- The Washington Times - Wednesday, September 3, 2003

Shortly after the “Blackout of 2003,” Sen. Hillary Clinton, New York Democrat, used her appearance on CNN’s “Larry King Live” not to discuss solutions to our energy problems but to blame all our problems on deregulation.

This attack was misguided and shortsighted. There are risks associated with any major policy proposal, particularly one as complex as the energy plan. We have to take into account a number of different factors — reliability, cost, safety, and equity are just a few. We also have to consider the stakes — without a reliable power supply, our lives grind to a halt.

Any energy plan should address these risks and clearly outline how to ensure reliability while offering the lowest prices possible. It should also encourage conservation and the use of multiple energy sources.

However, any discussion should focus on the merits of each proposal. As far as deregulation goes, you do not have to look any farther than Pennsylvania to find a state that has successfully navigated these risks.

In the 1990s, the Commonwealth moved to deregulate our energy market in response to skyrocketing prices for electricity. The program’s success has been touted as an example of how the United States can handle the issues facing our nation’s energy system while reducing costs for consumers.

However, rather than embark on a wholesale deregulation program, the state wisely set up pilot projects to ensure that deregulation would actually work in lowering energy prices while maintaining reliability.

When given more choices, customers switched to alternative suppliers, lowering the price they paid for power. According to a 2001 report published in State Policy & Economic Development: 2001, “Pennsylvania has been successful in achieving rate-savings to customers.” Between 1996, when the restructuring began, and 2001 residential consumer rates fell more than 10 percent.

In addition to reducing rates for customers, Pennsylvania created a fund for clean energy. The Sustainable Development Fund (SDF) was created to provide financial assistance, energy efficiency, renewable energy, or advanced clean energy technologies. Over the entire state, there were $450 million in guaranteed rate reductions in 1999 and there was nearly $100 million devoted to prospective funding for low-income universal service and energy conservation programs per year.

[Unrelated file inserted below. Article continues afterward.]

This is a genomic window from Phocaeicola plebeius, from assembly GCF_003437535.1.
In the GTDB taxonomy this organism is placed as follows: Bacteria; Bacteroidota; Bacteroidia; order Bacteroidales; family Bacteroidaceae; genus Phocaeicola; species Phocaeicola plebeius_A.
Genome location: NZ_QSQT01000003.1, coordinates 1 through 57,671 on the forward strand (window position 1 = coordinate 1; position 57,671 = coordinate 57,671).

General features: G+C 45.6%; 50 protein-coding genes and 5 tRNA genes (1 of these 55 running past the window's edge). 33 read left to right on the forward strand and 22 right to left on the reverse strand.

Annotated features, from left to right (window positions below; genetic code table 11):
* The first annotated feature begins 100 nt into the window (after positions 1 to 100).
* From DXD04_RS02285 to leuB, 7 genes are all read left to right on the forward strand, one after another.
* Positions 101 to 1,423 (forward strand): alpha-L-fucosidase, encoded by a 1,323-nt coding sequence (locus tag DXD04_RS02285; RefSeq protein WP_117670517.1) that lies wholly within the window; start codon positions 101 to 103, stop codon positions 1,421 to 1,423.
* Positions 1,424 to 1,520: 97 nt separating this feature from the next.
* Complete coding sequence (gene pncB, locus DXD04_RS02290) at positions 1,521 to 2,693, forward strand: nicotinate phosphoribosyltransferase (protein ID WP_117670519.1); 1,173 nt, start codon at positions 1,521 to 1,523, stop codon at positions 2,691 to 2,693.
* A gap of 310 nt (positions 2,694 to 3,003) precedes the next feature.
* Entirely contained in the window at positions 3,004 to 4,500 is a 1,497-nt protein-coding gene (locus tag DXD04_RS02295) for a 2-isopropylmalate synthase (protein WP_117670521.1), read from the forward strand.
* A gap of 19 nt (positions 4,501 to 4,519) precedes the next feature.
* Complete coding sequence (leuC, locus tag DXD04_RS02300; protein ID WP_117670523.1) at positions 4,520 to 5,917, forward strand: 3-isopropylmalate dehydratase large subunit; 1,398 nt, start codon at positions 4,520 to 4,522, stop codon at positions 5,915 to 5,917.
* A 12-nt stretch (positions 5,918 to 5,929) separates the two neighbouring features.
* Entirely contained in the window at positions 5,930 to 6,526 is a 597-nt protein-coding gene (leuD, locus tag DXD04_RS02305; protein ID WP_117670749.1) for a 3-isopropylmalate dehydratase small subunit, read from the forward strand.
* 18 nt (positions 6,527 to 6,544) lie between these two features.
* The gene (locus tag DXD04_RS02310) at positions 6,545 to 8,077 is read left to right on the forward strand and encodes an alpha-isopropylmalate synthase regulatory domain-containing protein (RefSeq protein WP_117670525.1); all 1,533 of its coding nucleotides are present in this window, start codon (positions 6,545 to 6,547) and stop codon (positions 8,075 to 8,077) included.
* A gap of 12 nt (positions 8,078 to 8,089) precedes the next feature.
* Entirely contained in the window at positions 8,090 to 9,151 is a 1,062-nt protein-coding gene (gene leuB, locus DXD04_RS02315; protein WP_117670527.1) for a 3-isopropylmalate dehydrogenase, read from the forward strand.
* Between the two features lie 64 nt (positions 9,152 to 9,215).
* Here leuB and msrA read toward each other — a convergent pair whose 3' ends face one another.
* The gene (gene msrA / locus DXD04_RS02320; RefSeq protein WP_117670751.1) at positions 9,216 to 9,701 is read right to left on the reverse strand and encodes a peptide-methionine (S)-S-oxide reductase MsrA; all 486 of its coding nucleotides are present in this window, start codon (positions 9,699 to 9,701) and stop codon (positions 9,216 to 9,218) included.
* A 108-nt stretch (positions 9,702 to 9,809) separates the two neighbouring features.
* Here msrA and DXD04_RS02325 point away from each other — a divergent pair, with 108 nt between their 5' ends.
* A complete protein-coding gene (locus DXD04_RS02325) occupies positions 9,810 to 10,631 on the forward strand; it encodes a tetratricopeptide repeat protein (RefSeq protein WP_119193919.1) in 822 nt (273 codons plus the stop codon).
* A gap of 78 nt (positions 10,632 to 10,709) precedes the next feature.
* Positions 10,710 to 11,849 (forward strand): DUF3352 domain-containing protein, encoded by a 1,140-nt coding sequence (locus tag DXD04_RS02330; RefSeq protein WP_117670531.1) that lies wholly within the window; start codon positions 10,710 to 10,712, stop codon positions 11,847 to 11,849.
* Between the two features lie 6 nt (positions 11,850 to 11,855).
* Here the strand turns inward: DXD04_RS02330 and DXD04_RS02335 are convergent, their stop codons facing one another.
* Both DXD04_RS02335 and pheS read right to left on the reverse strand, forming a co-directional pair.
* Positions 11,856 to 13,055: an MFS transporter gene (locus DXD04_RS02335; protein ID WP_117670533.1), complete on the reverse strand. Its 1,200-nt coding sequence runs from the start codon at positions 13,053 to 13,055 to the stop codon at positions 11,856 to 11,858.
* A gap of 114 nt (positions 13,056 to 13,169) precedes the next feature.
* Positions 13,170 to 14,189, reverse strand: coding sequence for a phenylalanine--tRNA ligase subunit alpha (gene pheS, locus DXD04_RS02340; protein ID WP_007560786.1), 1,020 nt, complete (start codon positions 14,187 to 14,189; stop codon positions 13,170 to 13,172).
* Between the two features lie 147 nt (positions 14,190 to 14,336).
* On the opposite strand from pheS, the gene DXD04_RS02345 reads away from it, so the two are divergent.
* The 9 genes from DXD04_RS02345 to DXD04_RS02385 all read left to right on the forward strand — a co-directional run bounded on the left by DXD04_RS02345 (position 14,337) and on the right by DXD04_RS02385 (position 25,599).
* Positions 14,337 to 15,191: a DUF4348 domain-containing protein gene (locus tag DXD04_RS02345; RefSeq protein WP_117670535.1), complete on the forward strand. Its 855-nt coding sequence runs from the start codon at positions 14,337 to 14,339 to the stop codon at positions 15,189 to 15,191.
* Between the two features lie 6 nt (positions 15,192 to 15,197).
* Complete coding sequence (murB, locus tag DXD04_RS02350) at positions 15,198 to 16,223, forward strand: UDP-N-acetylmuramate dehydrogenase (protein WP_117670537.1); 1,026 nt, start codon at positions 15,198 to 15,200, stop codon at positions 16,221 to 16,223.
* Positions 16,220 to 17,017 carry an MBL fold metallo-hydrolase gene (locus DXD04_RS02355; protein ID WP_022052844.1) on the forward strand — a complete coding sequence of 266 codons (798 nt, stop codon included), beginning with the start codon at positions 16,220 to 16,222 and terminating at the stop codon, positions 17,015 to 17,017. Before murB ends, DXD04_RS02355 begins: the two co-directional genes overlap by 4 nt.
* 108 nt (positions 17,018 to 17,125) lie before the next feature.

Deregulation in Pennsylvania worked. For our state, it was hardly a scheme designed to pad the pockets of utility companies, as Mrs. Clinton suggests. It was necessary to ensure that consumers could afford the power we need to live and provide our economy with the energy it needs to grow.

That type of reform takes leadership and courage to enact. The easy answer is to throw taxpayer money and government regulations at the problem. But that strategy has failed us in the past in so many areas. Excessive regulation and government subsidies increase prices and taxes in the long run.

However, as the blackout demonstrated, we cannot afford to lurch from crisis to crisis. We need a comprehensive approach to our energy needs to ensure Americans a steady, affordable, and reliable supply of energy.

In May 2001, only four months after taking office, President Bush proposed a comprehensive National Energy Policy and has taken steps to implement it. The president’s national energy plan included 105 recommendations, many of which were very specific to the transmission grid. Ninety of those recommendations have been implemented or are currently pending before Congress.

The Republican plan mandates enforceable electricity reliability standards; expedites siting of transmission facilities to remove bottlenecks that could lead to more catastrophic blackouts; expands investment in transmission infrastructure; provides incentives for more-efficient and advanced transmission technologies; and ensures regional coordination of electricity transmission facilities.

In some cases, regulation is warranted. But regulation and central control are not the panacea for our energy woes.

The fact is the government cannot do this alone without significantly increasing the amount of money it takes from your paycheck. However, if Washington works with energy producers and distributors to enact effective reforms, like those we have used in Pennsylvania, real progress can be made.

Joseph R. Pitts, Pennsylvania Republican, is a member of the U.S. House of Representatives.

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